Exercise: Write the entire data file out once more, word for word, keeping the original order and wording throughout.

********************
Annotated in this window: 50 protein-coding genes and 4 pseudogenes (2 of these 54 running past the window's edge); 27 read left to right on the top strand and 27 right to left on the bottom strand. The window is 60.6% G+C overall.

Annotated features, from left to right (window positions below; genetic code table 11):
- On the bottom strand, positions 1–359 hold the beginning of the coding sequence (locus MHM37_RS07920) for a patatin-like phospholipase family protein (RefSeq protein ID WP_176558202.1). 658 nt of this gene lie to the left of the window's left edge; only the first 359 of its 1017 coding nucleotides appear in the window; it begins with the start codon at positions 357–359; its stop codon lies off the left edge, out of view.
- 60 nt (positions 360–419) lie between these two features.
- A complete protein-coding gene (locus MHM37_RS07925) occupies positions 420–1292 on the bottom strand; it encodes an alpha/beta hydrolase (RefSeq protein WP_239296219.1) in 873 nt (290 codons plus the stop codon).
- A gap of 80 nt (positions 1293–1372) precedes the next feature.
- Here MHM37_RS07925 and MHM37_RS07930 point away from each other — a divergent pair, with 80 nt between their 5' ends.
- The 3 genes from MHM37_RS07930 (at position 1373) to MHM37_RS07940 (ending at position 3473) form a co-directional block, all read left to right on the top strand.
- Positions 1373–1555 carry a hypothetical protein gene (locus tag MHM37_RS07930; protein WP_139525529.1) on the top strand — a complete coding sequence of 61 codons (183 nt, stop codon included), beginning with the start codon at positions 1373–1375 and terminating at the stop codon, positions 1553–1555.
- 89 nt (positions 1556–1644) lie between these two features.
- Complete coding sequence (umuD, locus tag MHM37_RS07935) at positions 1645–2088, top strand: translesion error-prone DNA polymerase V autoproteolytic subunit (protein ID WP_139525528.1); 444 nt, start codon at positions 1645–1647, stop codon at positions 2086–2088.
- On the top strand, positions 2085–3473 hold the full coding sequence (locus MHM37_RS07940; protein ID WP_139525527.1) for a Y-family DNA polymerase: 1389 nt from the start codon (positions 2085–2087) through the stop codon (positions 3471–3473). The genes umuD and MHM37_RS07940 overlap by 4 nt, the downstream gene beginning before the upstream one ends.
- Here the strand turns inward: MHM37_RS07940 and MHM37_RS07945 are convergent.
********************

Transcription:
Annotated in this window: 50 protein-coding genes and 4 pseudogenes (2 of these 54 running past the window's edge); 27 read left to right on the top strand and 27 right to left on the bottom strand. The window is 60.6% G+C overall.

Annotated features, from left to right (window positions below; genetic code table 11):
- On the bottom strand, positions 1–359 hold the beginning of the coding sequence (locus MHM37_RS07920) for a patatin-like phospholipase family protein (RefSeq protein ID WP_176558202.1). 658 nt of this gene lie to the left of the window's left edge; only the first 359 of its 1017 coding nucleotides appear in the window; it begins with the start codon at positions 357–359; its stop codon lies off the left edge, out of view.
- 60 nt (positions 360–419) lie between these two features.
- A complete protein-coding gene (locus MHM37_RS07925) occupies positions 420–1292 on the bottom strand; it encodes an alpha/beta hydrolase (RefSeq protein WP_239296219.1) in 873 nt (290 codons plus the stop codon).
- A gap of 80 nt (positions 1293–1372) precedes the next feature.
- Here MHM37_RS07925 and MHM37_RS07930 point away from each other — a divergent pair, with 80 nt between their 5' ends.
- The 3 genes from MHM37_RS07930 (at position 1373) to MHM37_RS07940 (ending at position 3473) form a co-directional block, all read left to right on the top strand.
- Positions 1373–1555 carry a hypothetical protein gene (locus tag MHM37_RS07930; protein WP_139525529.1) on the top strand — a complete coding sequence of 61 codons (183 nt, stop codon included), beginning with the start codon at positions 1373–1375 and terminating at the stop codon, positions 1553–1555.
- 89 nt (positions 1556–1644) lie between these two features.
- Complete coding sequence (umuD, locus tag MHM37_RS07935) at positions 1645–2088, top strand: translesion error-prone DNA polymerase V autoproteolytic subunit (protein ID WP_139525528.1); 444 nt, start codon at positions 1645–1647, stop codon at positions 2086–2088.
- On the top strand, positions 2085–3473 hold the full coding sequence (locus MHM37_RS07940; protein ID WP_139525527.1) for a Y-family DNA polymerase: 1389 nt from the start codon (positions 2085–2087) through the stop codon (positions 3471–3473). The genes umuD and MHM37_RS07940 overlap by 4 nt, the downstream gene beginning before the upstream one ends.
- Here the strand turns inward: MHM37_RS07940 and MHM37_RS07945 are convergent.